Monday, September 04, 2006

The phoenix rises up from the stashes:

We have a lot of stuff. Jes had her bridal shower yesterday and there was a consequent flood of new stuff into our bursting apartment. It’s odd that I was the one to do this, but I cornered Jes and we went through all our silverware and kitchen gadgets last night to weed out the things we don’t need or don’t use. In that we are both pack rats this was something of a major undertaking. I am either a sentimentalist or a full on animist, imbuing all matter with animus (Greek for “spirit” or more literally “breath”), so watching the silverware of a thousand BBQs move on to new adventures has pulled at my heart strings a tad. That damn Velveteen Rabbit has forever warped my psyche.

You may have noticed that is hard for me to let go of things sometimes, but I am making strides in the right direction. Early on, when Jes and I first moved in together and merged our stuff we had a great deal of overlap: two toaster ovens, two bread machines, etc. We set up a table in our basement as a staging area for trips to Goodwill. I just don’t have the time to do a rummage sale and I feel good about donating stuff anyway. Unfortunately, the Goodwill store near us on Gravois no longer takes donations; one has to drive to a drop off center way down Hwy 55 or up to the Central West End location. Again, I don’t have the time to do that, so I have decided to become my own Goodwill.

We live in a marginal neighborhood where there is great contrast between extremes of wealth and poverty. Everyday several people will go through the dumpsters behind the house hunting for aluminum cans or anything that might be of use. I’ve been placing our reusable house wears in boxes or bags on top of the dumpster lid to make it clear that the items therein are free to a good home. The gas station near us does have a clothing-and-shoes collection bin, so I have been taking our recyclable clothing there. When my sister V lived in Hawaii she would get her recyclable clothing dry cleaned and then hang it from a hook on her dumpster that seemed almost intended for the purpose. One person’s treasure is another person’s detritus (ed. Mary).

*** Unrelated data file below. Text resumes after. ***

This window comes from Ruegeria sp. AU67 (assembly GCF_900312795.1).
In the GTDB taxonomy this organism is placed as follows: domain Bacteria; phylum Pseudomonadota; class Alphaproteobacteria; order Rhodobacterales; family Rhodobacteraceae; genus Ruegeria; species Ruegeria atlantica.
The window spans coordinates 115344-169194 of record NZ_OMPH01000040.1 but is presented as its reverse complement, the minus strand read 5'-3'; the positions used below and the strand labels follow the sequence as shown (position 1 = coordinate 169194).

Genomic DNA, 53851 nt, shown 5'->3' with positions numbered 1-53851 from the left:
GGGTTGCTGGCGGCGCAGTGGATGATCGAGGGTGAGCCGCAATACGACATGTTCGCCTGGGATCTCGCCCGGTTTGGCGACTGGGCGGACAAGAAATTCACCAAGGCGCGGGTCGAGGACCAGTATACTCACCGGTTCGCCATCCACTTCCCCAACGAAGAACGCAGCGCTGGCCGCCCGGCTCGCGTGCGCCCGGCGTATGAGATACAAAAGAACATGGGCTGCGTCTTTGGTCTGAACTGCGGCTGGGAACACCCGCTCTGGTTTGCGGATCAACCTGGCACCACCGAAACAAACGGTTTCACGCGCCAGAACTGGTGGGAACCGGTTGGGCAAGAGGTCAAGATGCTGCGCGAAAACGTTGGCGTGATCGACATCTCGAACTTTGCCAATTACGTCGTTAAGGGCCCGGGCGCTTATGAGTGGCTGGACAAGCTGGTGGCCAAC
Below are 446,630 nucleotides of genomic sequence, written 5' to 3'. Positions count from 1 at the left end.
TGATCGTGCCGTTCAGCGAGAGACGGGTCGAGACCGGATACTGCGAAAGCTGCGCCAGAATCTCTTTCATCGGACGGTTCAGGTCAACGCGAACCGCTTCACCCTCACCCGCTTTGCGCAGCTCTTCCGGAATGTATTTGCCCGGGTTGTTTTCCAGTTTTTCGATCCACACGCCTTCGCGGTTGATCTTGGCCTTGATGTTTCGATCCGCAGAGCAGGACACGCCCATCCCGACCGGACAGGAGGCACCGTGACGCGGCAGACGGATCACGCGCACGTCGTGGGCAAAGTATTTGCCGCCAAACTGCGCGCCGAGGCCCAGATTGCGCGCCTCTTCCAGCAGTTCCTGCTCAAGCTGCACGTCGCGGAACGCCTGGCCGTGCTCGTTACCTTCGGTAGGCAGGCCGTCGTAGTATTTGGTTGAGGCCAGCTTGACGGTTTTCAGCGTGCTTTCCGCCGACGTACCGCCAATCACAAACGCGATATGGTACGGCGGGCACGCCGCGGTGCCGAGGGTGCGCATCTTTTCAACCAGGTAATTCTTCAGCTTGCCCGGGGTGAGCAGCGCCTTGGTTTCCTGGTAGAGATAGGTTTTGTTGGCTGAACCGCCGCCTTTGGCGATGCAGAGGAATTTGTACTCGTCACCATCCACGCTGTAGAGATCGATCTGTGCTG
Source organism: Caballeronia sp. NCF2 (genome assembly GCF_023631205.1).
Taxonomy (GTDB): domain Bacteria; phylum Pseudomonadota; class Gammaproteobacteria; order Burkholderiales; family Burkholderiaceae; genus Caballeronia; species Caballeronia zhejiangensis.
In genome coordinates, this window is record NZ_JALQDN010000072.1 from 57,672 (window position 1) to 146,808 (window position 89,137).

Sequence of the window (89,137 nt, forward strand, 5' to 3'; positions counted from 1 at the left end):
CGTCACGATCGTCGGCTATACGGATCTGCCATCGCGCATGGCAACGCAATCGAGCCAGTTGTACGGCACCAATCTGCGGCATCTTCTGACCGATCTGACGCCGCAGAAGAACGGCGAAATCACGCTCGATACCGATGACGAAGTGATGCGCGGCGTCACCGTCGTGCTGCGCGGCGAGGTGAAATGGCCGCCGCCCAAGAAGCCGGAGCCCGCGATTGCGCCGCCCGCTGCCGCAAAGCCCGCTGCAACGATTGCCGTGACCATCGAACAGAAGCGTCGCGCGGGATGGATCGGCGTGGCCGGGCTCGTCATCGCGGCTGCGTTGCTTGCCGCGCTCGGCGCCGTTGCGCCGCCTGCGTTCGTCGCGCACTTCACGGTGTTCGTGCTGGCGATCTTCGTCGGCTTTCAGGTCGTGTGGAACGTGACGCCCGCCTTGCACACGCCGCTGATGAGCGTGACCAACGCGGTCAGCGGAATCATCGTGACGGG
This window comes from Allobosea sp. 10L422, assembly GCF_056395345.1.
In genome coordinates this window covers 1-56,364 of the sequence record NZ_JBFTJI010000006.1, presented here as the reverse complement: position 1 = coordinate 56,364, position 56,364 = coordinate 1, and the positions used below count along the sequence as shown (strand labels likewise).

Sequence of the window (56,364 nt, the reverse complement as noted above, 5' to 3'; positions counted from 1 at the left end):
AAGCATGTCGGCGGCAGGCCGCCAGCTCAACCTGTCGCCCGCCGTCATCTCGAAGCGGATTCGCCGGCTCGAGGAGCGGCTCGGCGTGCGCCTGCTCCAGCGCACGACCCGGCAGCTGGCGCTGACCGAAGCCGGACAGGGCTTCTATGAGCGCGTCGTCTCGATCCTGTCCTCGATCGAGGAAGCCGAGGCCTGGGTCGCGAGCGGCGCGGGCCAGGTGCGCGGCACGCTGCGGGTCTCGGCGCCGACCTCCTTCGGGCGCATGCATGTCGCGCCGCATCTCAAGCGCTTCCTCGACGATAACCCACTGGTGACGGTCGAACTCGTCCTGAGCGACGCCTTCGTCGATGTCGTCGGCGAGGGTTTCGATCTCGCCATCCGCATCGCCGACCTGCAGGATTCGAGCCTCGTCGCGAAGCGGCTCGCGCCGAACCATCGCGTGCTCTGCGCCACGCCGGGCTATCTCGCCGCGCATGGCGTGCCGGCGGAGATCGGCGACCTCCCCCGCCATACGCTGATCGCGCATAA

As a story in contrasts, growing up in a wealthy neighborhood where this kind of recycling was a common practice, my father regularly brought home things that had been left out in our alley by our wealthier neighbors; including, I believe, the chair I am sitting in right now. My college town had two days a year where people could put anything out for collection and this day turned into a free for all for students furnishing their dive apartments. If you don’t have a dumpster, or even if you do, web pages like Free Cycle and Craig’s List facilitate a useful exchange of stuff, trading on the fact that time and hauling concerns often outweigh any thoughts of remuneration.

Perhaps this is Reagan’s trickledown economics in action, the Nuevo-riche in their obsession with displaying wealth, to re-inscribe their own sense of success while at the same time undermining their ability to become truly wealthy, obsessively and foolishly buy new to follow trends. The pragmatists of the world focus on what works or what can be got working, whether “it” came from the A-list or the alley. There is a simple lesson to be learned from the fact that the very wealthy rarely look it.


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